Hughes preaches importance of inclusion from personal experiences
Neal Hughes remembers being a kid in Regina and hearing what was said sometimes about First Nations people.
“I’m not a visible First Nations person,” Hughes, who is Metis, said, “People will start talking, saying some things. I just speak up and if it’s across the line I let them know it’s not appropriate.
“I like to try and bring a positive light to my cultural background. I’ve learned a lot about it and it’s a positive thing. Every walk that we come from should be proud of our roots and proud of where we come from.”
Born and bred in Regina, Hughes came through the local minor football system to play for the University of Regina Rams. He lived out his childhood dream of not only playing for the Riders (2004-2015), but won Grey Cups with the team in 2007 and on home soil in 2013.
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His path to the Riders wasn’t an easy one.
“I grew up and it was government funded housing by a Metis organization in Regina,” he said.
“My parents did everything they could to help me play football. That included going down to the pawn shop and pawning off some things to be able to afford for registration for me to play. They did everything they could in their power to be able to afford for myself to be able to play football.”
While Hughes progressed on the field, he found a great inspiration at home from his mother. She enrolled in the U of R’s Saskatchewan Urban Native Teacher Education Program (SUNTEP) and got her education degree.
“She was the first Metis woman in my family to get a university degree,” he said. When he went to the U of R to play football, he went the same route and became a substitute teacher in the offseasons that he was with the Riders. He’s currently in medical device sales in Regina.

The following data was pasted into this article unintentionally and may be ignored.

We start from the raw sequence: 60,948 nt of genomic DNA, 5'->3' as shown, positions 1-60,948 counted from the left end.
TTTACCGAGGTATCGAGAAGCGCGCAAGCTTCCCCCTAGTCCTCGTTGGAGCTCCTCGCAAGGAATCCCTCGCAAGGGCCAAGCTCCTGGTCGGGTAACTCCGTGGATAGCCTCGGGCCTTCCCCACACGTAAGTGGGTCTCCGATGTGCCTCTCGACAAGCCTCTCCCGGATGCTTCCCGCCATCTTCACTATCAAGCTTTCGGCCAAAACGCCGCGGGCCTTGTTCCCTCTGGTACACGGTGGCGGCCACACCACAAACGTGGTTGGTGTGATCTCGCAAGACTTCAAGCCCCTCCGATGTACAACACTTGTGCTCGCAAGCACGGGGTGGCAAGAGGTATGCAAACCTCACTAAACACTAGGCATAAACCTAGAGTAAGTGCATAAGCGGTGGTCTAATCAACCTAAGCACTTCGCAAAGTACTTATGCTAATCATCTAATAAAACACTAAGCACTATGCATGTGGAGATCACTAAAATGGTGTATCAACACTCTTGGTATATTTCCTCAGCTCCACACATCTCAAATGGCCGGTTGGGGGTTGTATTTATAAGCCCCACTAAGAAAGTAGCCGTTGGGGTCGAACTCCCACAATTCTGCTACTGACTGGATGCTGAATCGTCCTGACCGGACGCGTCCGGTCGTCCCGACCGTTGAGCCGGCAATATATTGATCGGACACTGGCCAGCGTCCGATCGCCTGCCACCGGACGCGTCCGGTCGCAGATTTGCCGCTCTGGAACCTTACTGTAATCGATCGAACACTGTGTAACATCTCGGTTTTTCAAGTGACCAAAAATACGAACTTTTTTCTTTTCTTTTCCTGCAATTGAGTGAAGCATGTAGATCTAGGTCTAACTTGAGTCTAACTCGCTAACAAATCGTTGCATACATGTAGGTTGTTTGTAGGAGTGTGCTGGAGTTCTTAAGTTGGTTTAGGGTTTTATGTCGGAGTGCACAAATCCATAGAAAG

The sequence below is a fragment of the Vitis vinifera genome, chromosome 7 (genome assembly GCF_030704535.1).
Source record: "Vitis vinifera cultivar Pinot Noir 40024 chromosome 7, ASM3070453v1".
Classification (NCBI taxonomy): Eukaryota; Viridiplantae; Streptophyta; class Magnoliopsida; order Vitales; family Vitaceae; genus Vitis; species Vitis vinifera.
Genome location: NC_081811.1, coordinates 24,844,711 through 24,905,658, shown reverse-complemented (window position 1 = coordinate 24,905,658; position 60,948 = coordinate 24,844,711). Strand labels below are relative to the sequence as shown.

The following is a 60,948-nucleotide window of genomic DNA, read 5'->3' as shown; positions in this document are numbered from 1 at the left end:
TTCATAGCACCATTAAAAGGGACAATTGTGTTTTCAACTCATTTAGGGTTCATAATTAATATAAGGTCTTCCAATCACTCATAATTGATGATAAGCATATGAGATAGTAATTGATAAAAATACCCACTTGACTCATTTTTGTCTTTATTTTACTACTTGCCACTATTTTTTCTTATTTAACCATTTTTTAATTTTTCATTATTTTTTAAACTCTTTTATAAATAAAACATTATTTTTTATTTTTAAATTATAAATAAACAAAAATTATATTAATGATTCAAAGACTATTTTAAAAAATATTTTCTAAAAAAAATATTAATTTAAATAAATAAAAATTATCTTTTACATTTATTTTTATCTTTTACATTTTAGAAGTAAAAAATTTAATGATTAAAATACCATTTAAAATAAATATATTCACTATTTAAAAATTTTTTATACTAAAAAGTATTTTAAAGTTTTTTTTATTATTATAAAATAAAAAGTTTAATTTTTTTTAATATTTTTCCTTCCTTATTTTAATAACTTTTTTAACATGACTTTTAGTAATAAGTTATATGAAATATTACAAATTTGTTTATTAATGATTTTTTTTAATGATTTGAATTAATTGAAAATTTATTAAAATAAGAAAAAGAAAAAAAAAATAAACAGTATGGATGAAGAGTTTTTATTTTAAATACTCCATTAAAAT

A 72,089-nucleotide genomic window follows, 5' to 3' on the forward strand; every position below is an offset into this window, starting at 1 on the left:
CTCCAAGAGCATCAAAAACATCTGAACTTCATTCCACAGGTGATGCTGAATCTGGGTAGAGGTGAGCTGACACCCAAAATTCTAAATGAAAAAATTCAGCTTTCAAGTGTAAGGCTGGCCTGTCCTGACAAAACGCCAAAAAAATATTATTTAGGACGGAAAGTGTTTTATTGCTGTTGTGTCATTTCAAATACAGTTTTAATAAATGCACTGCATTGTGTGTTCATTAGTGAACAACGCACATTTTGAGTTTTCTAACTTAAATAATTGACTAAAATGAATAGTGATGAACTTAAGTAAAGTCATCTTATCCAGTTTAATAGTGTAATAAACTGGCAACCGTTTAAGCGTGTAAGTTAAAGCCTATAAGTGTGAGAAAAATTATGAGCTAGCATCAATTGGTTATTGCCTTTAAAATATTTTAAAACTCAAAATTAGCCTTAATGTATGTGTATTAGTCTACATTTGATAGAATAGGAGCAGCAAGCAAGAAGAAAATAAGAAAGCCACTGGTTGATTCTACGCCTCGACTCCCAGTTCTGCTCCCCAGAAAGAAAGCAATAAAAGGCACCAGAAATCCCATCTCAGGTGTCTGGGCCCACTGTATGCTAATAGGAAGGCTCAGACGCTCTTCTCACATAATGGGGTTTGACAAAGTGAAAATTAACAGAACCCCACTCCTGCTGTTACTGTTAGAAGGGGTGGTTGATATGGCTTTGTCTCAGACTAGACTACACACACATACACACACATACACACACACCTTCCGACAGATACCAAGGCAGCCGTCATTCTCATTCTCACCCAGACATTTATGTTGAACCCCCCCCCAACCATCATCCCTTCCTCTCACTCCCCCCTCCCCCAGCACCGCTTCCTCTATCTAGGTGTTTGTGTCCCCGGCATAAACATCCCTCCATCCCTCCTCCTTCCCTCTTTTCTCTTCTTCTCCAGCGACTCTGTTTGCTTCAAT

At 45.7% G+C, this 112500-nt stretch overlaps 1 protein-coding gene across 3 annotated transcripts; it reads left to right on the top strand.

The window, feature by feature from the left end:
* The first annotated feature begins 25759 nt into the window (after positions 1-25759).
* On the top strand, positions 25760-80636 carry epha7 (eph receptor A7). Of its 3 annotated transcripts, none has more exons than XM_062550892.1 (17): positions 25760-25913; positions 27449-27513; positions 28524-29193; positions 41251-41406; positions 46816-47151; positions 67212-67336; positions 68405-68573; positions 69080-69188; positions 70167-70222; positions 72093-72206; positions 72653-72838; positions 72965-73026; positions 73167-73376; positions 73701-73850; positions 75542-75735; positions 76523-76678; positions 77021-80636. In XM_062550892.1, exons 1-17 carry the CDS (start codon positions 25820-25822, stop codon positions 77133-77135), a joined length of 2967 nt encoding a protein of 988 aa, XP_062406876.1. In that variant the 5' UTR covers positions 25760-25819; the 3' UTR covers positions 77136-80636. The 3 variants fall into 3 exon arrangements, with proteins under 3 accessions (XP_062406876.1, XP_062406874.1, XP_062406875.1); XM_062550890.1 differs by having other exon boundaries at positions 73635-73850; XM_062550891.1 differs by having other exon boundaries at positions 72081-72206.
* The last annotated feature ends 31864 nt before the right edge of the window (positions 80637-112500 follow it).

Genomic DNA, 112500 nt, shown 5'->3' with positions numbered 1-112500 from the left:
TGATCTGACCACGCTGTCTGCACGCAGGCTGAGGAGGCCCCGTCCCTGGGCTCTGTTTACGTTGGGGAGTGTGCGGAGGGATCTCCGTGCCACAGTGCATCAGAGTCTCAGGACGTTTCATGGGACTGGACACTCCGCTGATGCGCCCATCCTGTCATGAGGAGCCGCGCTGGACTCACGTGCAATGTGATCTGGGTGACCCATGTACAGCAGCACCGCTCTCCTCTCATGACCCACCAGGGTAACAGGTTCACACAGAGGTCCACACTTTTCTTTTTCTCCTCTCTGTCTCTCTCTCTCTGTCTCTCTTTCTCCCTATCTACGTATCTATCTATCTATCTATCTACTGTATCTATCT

“Now there are numerous other family members that have followed in her footsteps and have gotten degrees. She’s kind of an inspiration to everybody,” he said.
While with the Riders, Hughes went across the province, speaking to kids at schools about bullying and inclusion.
“Myself, Brendon Labatte and Dan Clark a few years ago had the opportunity to do a little visit to northern communities. We flew to Pelican Narrows and Stony Rapids and visited communities that are way, far north.
“They never really had opportunities to see people that played in the CFL. It was neat to bring that positive energy to those schools and talk about bullying and diversity.
“What I tried to do through the Riders and my teaching experiences was just kind of let people know that it’s OK. Especially the First Nations, Aboriginal students. You can still succeed in the world, no matter what anybody else tries to tell you.”
Hughes understands the impact that guest speakers can have on school-aged kids. A smaller guy on the field, he remembers then-Rider and current Winnipeg Blue Bombers defensive coordinator Richie Hall speaking at his school when he was a kid, just getting to know football.
“(Hall) was the smallest guy I could ever see playing football (Hall is five-foot-six). I took that as some motivation,” Hughes said. “I wasn’t a huge guy either, but he just said, ‘You play with heart and play with character.’ I did my best to do that.
“I never let the dream die. There were a lot of times that the people around me, the family and friends that supported me through rough times (believed in me). Without the help and support of those people and coaches along the way I would have never realized my dream, but it was always there.”
Hughes played in 140 games in his career and the way he talks about it, you get the feeling that he can recall a moment from every game. It was an incredibly unifying thing to be a part of a team, he said.
“You see it in pro sports all the time and that’s diversity is strength, definitely. I hope and wish that that would carry over into the real world, outside of football. I think the CFL is doing a great thing, bringing awareness to that.”
He looks around his community and says he can see the strength in diversity here and there.
“There’s a lot of work to go. As in any community there are going to be struggles,” he said. “As long as we’re working toward one common goal to do our best to stay positive and look at the positive things, work on those and work on the things that need working on…it’s like in football. Everything carries over into the real world for me and football.”